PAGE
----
Before describing UC's new "zero-power" design, it's helpful to understand the basic design of existing electronic devices.
Think of an e-reader as a bunch of micro-sized buckets (or pixels) of mixed black and white paint, where you can move the black and white pigments to the top or the bottom of the bucket. Just like mixing paint, the process is not fast. That's somewhat close to how today's e-readers work. The slow movement of these particles forms the text and grayscale images you see on an e-reader. These devices use practically no power unless you are switching the screen. It's actually making use of ambient light to make the particles visible. When the user turns the device on or off or switches a page, he's electronically "mixing the paint" (or pixels) to create the overall image or text page.
Faster, color-saturated, high-power devices like a computer's liquid-crystal display screen, an iPad or a cell phone require high power, in part, because they need a strong internal light source within the device (that "backlights" the screen) as well as color filters in order to display the particles as color/moving images. The need for an internal light source within the device also means visibility is poor in bright, natural light.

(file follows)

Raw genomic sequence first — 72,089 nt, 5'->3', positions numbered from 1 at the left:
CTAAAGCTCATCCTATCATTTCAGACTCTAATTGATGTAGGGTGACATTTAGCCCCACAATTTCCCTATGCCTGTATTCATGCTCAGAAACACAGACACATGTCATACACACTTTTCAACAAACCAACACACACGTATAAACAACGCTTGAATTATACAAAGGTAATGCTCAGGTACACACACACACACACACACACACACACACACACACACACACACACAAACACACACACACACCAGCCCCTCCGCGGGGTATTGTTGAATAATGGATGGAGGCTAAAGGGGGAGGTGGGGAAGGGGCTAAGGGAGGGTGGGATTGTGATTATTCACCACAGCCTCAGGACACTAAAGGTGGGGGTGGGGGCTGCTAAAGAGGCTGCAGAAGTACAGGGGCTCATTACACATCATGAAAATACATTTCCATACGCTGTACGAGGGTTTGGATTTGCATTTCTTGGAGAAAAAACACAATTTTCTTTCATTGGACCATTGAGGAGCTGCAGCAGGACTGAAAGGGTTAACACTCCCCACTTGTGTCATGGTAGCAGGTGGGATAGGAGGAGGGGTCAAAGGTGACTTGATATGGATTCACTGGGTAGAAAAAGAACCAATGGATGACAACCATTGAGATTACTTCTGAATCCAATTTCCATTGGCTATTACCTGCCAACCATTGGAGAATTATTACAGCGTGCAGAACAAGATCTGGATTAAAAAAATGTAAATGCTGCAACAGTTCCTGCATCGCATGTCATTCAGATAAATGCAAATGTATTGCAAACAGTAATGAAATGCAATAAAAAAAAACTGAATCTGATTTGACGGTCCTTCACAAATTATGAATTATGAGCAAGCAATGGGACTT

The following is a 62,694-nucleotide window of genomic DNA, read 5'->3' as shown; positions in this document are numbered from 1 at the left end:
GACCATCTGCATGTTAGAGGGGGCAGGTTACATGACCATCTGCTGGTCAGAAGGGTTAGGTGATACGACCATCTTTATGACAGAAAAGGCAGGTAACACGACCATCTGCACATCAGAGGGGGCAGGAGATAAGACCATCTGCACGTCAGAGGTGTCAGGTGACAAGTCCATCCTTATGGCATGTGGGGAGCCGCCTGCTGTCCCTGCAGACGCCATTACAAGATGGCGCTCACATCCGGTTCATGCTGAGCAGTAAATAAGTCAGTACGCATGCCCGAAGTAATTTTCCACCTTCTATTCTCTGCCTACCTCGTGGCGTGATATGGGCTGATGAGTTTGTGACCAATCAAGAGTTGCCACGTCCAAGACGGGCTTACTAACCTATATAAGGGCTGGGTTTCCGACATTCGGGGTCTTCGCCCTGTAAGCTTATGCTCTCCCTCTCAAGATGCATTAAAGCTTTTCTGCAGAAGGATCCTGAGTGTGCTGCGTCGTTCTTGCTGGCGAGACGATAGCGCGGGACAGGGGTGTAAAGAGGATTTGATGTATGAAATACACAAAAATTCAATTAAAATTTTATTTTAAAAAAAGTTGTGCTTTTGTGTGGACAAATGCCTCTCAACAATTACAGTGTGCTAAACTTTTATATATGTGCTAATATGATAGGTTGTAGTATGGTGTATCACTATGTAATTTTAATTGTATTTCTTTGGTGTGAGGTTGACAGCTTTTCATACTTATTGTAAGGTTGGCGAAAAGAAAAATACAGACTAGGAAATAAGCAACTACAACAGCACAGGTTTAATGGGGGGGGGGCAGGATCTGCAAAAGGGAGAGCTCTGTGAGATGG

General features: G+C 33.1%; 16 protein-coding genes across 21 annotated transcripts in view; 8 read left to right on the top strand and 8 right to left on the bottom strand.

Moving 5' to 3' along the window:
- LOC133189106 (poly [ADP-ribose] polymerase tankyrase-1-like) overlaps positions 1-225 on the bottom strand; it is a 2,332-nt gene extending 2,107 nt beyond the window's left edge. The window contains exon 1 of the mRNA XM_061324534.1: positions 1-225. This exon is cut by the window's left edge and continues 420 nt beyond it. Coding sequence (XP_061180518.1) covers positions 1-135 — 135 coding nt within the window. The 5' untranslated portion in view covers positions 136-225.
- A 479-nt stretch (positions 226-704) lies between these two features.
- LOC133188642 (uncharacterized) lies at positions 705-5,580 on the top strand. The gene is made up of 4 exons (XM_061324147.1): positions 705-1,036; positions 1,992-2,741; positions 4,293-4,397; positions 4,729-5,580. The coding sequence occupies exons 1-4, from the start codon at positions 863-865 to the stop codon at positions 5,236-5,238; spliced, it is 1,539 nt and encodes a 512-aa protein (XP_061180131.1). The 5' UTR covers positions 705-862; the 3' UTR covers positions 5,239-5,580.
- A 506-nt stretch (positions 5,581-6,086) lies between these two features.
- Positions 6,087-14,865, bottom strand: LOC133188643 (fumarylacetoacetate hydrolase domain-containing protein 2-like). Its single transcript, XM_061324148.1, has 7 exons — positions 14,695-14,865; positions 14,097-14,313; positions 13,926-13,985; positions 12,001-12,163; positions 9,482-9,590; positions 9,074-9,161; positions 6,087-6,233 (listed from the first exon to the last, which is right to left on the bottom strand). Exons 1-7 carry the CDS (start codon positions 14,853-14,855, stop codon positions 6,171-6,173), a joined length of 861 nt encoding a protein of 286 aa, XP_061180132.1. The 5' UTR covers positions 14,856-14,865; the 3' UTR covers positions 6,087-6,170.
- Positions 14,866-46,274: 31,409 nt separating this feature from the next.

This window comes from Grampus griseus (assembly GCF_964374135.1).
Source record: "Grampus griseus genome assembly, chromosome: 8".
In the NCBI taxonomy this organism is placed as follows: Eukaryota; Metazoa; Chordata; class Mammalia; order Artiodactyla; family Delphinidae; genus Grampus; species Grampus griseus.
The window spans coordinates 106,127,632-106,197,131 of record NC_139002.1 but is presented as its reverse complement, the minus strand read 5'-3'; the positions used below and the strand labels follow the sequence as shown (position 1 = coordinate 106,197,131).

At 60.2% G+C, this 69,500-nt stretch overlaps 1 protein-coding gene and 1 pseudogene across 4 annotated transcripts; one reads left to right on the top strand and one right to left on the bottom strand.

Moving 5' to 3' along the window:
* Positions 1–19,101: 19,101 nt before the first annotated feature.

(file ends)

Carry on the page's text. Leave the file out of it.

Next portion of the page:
The new "zero-power" design combines the best features of both these kinds of devices. It requires low-power because it makes use of ambient light vs. a strong, internal light source within the device. As such and because of its low-power requirements, this new technology will make for more environmentally friendly electronic devices, stated Heikenfeld.
Yet, even though an electronic device with this eletrofluidic technology would lack a strong, internal light source, it would still display bright images at high speed. How?
Behind the display screen are two layers of liquid (oil and a pigment dispersion fluid like an inkjet fluid). Between the two layers are ref
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